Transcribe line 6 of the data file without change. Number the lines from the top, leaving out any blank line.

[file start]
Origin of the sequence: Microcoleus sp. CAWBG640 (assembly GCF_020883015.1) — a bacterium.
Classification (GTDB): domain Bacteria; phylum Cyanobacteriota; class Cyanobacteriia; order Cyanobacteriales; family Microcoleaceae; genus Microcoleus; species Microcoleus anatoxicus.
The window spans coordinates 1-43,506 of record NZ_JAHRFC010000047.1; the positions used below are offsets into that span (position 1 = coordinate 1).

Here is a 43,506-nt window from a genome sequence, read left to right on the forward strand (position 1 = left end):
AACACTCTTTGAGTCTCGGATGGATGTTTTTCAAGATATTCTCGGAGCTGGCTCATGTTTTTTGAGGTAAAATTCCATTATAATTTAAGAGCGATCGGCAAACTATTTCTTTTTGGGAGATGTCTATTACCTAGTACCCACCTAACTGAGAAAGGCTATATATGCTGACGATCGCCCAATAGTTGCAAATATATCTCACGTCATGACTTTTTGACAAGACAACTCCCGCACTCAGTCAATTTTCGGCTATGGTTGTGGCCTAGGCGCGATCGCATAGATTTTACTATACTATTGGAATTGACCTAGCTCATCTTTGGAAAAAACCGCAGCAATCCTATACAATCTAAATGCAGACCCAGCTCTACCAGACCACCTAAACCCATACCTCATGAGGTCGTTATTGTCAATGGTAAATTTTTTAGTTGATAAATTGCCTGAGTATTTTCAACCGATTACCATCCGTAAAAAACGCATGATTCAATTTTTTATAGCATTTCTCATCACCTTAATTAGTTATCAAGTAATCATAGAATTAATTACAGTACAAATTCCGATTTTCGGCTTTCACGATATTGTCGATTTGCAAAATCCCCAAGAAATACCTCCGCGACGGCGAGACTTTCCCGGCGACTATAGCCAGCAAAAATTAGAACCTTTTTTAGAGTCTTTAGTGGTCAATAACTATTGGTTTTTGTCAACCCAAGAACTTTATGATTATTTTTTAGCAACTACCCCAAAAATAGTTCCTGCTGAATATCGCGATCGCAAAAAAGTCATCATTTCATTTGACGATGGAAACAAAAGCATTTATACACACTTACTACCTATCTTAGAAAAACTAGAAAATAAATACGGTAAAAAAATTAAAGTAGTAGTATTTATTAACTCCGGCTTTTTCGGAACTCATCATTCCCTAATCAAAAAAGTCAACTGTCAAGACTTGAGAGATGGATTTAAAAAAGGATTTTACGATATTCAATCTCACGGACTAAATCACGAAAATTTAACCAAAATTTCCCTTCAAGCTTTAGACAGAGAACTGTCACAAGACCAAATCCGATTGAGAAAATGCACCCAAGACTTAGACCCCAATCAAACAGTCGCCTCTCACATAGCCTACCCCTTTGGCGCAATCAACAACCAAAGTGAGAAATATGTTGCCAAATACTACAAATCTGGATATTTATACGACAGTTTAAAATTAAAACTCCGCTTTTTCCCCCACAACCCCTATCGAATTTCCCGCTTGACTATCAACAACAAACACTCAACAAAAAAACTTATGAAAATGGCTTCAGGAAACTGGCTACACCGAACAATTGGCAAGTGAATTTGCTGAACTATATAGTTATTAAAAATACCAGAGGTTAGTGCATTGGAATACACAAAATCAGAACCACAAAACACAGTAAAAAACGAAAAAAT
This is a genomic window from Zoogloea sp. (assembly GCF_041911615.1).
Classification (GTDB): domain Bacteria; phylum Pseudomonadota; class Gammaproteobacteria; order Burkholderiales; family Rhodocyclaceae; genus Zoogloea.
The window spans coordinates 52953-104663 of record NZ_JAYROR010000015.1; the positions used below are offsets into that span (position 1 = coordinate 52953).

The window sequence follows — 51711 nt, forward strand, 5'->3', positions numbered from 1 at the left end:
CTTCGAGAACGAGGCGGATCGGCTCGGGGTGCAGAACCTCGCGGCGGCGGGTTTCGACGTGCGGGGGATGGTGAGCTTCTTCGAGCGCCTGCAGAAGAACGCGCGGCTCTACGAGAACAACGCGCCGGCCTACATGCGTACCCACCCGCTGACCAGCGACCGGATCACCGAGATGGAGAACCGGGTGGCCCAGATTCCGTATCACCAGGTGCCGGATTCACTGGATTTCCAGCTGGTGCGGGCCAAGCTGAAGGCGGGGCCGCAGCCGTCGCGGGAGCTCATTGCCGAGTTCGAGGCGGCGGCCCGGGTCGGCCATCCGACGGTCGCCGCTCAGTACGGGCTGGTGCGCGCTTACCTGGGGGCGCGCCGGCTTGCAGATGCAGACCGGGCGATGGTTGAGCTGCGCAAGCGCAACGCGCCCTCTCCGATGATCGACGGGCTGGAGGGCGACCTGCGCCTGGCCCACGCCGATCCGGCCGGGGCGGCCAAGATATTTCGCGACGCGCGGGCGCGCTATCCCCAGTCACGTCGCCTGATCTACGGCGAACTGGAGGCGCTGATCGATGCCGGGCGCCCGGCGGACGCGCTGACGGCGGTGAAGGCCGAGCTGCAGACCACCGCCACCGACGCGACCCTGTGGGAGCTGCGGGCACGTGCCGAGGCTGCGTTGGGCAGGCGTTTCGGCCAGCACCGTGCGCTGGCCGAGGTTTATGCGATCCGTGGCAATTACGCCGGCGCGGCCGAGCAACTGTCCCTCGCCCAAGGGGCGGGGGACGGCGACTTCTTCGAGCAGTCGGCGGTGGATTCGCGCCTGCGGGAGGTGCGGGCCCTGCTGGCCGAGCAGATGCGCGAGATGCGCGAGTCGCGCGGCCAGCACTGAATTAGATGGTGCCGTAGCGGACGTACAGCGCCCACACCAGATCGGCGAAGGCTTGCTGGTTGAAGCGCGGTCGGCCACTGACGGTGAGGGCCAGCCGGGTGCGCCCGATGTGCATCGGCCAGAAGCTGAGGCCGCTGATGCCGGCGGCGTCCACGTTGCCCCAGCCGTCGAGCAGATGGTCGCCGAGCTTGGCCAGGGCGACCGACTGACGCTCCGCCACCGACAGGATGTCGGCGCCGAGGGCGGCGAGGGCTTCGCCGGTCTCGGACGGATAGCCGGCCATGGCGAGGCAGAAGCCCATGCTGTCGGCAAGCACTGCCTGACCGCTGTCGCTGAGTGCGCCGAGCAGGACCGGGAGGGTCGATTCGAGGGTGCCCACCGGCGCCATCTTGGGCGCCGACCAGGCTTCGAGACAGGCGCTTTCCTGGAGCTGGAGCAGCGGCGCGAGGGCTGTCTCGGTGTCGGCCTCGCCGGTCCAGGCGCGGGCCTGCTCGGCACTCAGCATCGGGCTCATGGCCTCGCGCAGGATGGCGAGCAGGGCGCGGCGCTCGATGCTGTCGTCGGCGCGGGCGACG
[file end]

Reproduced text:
This is a genomic window from Zoogloea sp. (assembly GCF_041911615.1).